Wadsworth Center Bacteriology LaboratoryPosted on by
Kimberlee A. Musser, Ph.D.
Chief, Bacterial Diseases
Wadsworth Center, NYSDOH
Souvenirs: What did you bring home from your last trip to the hospital?
The stuff we carry around says a lot about us. If I were to dump my purse right now, you’d find a shell from my last trip to the ocean, a garnet from a hike up north, and a penny pressed from an amusement park. Bacteria tell us a lot about themselves from the stuff (genes) they carry around as well. Just as you can tell where I’ve been from the contents of my purse, scientists can tell where bacteria have been from the contents of their genes.
You see, they pick up antibiotic resistance genes from each other, which doesn’t sound like a bad thing until they get a big collection going, and then they’re resistant to just about every antibiotic we have against them. That’s why healthcare-associated infections can be so serious. These bacteria are with a lot of other bacteria and can become resistant to many antibiotics, making them very difficult to fight. One such organism we call CRAB, or carbapenem-resistant Acinetobacter baumannii, is resistant to just about all the antibiotics currently used to treat it.
As part of CDC’s Antibiotic Resistance Lab Network, the Wadsworth Center Bacteriology Laboratory in Albany, NY, tested 14 patient specimens from an outbreak at a large hospital in our region. The first tests performed (called MALDI-TOF MS) were to confirm which organism we were dealing with. Once we confirmed it was Acinetobacter baumannii, we looked in the purse and found a bunch of souvenirs!
Some of the 14 specimens had apparently visited the same attractions and were resistant to the same set of antibiotics. The remaining specimens were resistant to a different set of antibiotics. We were able to determine this with a test we developed in our laboratory (real-time PCR). We didn’t stop there. We confirmed these resistance patterns by sequencing the entire genome of these bacteria (another test called whole genome sequencing or WGS). This testing was possible only through the support of CDC antibiotic resistance investments through the Epidemiology and Laboratory Capacity for Infectious Diseases (ELC) Cooperative Agreement, which provided for the staff who developed and performed the tests, as well as the testing materials and instrumentation. These are very specialized tests not performed at most laboratories, or even public health laboratories, so support of this laboratory to perform this kind of testing is critical.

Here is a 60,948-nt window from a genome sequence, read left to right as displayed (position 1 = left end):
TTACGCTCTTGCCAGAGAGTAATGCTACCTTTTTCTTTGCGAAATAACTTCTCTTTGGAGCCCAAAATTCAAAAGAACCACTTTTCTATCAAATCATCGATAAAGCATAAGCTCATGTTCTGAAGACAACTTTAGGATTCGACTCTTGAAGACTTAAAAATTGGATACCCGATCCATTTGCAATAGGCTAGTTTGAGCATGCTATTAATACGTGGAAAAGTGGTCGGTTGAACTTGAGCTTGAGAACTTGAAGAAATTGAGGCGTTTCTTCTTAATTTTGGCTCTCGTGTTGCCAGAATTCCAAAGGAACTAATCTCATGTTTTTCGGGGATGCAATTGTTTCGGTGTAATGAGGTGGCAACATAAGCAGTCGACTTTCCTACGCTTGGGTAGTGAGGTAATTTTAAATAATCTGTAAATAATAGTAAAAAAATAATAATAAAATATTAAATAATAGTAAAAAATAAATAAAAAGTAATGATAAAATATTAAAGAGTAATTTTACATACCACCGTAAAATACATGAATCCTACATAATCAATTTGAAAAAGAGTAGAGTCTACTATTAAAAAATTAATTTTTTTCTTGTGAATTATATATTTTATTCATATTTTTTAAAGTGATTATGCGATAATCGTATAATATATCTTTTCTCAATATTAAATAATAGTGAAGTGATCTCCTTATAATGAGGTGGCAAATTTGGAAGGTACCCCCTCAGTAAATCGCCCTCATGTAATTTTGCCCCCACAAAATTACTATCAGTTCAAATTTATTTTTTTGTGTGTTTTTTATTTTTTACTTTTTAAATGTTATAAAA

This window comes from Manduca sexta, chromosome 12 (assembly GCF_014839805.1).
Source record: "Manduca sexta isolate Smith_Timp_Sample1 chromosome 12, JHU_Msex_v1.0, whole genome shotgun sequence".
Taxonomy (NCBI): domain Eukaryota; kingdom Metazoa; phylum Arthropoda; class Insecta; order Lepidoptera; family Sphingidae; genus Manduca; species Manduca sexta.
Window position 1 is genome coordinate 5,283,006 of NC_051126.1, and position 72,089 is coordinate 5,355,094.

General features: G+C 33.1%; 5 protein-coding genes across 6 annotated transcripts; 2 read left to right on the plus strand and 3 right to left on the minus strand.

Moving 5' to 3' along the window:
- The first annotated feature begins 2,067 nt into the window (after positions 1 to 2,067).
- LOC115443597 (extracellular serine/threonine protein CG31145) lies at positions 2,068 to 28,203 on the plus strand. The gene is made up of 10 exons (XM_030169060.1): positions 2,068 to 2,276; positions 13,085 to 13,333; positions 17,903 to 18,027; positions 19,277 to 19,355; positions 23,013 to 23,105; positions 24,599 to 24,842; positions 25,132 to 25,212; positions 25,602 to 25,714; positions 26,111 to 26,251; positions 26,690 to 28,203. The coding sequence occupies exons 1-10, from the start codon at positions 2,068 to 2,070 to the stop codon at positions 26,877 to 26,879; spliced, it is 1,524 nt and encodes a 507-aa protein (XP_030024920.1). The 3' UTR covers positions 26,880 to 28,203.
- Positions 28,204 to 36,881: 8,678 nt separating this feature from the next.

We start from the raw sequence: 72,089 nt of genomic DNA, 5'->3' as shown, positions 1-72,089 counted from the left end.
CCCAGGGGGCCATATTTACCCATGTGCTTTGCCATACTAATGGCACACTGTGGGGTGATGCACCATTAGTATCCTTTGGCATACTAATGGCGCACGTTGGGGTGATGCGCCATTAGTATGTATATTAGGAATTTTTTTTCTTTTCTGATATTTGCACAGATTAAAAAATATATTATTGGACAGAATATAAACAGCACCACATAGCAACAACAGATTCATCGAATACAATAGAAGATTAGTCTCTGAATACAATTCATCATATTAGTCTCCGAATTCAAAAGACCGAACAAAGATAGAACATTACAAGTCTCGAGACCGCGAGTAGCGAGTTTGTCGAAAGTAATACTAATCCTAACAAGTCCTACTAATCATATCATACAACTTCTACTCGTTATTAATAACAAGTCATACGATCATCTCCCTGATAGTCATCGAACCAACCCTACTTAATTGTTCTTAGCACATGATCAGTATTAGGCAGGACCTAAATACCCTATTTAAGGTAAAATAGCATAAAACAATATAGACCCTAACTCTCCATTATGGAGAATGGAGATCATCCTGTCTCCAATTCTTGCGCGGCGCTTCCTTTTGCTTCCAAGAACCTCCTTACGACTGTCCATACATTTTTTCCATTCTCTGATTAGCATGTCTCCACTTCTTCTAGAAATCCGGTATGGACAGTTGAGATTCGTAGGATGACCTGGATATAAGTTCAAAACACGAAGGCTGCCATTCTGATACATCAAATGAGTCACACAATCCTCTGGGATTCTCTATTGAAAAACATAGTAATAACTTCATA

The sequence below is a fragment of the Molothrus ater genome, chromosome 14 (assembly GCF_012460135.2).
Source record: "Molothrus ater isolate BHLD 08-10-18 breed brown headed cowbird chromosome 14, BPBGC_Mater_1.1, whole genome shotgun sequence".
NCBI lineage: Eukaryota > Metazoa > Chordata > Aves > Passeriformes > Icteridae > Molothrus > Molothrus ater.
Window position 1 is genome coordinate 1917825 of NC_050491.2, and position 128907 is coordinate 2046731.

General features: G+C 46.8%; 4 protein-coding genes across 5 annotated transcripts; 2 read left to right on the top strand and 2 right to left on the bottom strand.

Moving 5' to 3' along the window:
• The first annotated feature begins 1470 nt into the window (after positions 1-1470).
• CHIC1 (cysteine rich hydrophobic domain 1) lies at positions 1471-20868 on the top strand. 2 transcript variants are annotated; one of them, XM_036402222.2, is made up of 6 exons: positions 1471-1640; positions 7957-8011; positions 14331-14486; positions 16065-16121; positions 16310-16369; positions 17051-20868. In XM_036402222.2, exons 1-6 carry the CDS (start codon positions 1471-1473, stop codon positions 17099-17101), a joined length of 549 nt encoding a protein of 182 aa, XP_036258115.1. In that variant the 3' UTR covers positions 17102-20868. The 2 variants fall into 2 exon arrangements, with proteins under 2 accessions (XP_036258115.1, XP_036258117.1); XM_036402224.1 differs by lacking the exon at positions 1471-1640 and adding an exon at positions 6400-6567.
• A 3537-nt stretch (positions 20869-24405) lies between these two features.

Why does this testing matter? Certainly, it matters to the people who are sick. Instead of being treated with one antibiotic after another, trying to find one that works, we can quickly say which antibiotics won’t work and, most importantly, which will.
It is also invaluable to infection control specialists and epidemiologists who are trying to track down how the infection is spreading and what the source is in order to stop the outbreak or spread of these bacteria. It is also important to the public who can go to the hospital for procedures, or to visit, or to work, without fear of becoming ill. Testing performed from this one outbreak demonstrates that the algorithm, or specific tests that we are using, is effective at rapidly identifying which organism is causing the outbreak and exactly which antibiotics to which the bacteria is resistant and sensitive.
Just as I didn’t know what surprises my purse held until I emptied it, not until the specialized testing, possible only through the support of CDC, did we know about many of the surprises held by the genes of the resistant organisms. What we do know is that we still have much to learn about these crafty bacteria, how they spread and cause disease, and how successful infection control strategies can be in the fight against antimicrobial resistance.